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How do I train my dog to heal? He is almost 6 months old and he is dragging me around the block. I have tried the gentle leader which he HATES and I have a pincher. Both options are better than just his regular collar but I just want him to stop this behavior all together. When the leaves are blowing he is like a crazy man running in the road trying to catch all the leaves blowing by.
 

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Well, our guy gets a dogwalker twice a week and that helps, because she puts him in with a pack of dogs...if he gets out of line then one of them will let him know in a K9 sort of way. ;D
Since we have been doing that, he has become much better at walking on a leash, this is not to say he is perfect.
We always have an abundance of treats when we walk him.
If he starts to pull, we stop and wait til he comes back to us. You only move forward when he stops pulling.
Yes, your walk will take a long time.
Other than that you have to work on it constantly, even if it's in the home or in the yard..
Good luck.
 

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I was having this issue with Tizane. One day while at Petsmart I ran into some one who owns one of her older sisters. They told me about the Sporn halter which they said worked with their dog. I went online and picked one up and it did wonders with our girl. It goes on like a harness but it works completely different. When they start to pull, the halter pulls at their chest, so they don't want to pull (not comfortable.) If she starts to pull all I have to say is no pull now and she falls back in line. We've even had squirrels and cats cross our paths with no problem.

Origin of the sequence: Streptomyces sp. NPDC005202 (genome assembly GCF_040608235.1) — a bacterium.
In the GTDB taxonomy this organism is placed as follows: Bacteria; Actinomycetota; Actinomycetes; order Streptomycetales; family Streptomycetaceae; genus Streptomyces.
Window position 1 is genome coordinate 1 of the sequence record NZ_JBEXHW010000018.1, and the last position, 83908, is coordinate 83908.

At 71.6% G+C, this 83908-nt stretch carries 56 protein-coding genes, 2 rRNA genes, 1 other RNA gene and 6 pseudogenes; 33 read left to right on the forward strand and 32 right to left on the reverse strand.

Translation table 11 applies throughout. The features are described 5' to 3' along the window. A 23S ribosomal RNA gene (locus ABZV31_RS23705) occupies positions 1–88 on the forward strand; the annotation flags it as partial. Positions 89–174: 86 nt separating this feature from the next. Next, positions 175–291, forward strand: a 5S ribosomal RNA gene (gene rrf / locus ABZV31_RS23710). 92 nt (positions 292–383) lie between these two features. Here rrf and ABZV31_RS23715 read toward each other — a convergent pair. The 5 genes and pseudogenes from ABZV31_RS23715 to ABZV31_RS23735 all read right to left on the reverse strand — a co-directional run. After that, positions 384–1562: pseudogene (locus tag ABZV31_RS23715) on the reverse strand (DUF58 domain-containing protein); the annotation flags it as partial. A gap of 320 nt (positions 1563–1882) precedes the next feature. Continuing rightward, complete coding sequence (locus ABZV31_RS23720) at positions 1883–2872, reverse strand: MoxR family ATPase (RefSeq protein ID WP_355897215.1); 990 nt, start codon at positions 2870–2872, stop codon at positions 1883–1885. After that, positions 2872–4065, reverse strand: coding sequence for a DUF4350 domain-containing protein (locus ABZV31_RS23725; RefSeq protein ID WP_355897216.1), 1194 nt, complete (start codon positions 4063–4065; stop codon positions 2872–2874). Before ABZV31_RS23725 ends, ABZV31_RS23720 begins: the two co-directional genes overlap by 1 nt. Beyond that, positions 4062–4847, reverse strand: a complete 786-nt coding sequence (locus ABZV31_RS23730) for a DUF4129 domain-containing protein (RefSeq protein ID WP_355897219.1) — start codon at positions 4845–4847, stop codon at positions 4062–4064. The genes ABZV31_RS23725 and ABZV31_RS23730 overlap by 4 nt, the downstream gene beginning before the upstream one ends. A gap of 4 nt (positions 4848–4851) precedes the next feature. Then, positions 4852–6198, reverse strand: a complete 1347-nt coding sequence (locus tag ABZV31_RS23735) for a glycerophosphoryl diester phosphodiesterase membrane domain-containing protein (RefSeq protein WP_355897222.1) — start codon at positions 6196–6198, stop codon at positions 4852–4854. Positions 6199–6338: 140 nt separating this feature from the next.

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I've always used the command "slow" and "leave it". Slow is when Charlie needs to walk by my side. This took a few days of constant treats when responding to "slow". Now (at 4 months), he knows the command. We are working on "leave it" and are seeing some great progress.

I know how you feel about the leaves blowing...he thinks it's his duty to chase every single one of them. We were/are very consistent with our commands, and as challenging as they are for us, it's definitely paying off.

Just hang in there and be as consistent as possible :)

Good luck!
 

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You have to hang in there. I started Oscar from day 1 and it has helped. Now, if he pulls i give a couple of short jerks on the leash and he's fine. Sometimes i just put pressure on the leash and say sshhhh... and he slows down. But if i don't keep on top of it, within a couple of days he thinks its ok to pull again, I've found that all training needs to be constant!
 

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Doglover

Training a dog to walk at heel is a fairly straight forward process. The hitch is that it must be taught and trained.
To train your dog to walk at heel, get a 9' leash and a regular old leather safety collar.You don't need a choke collar.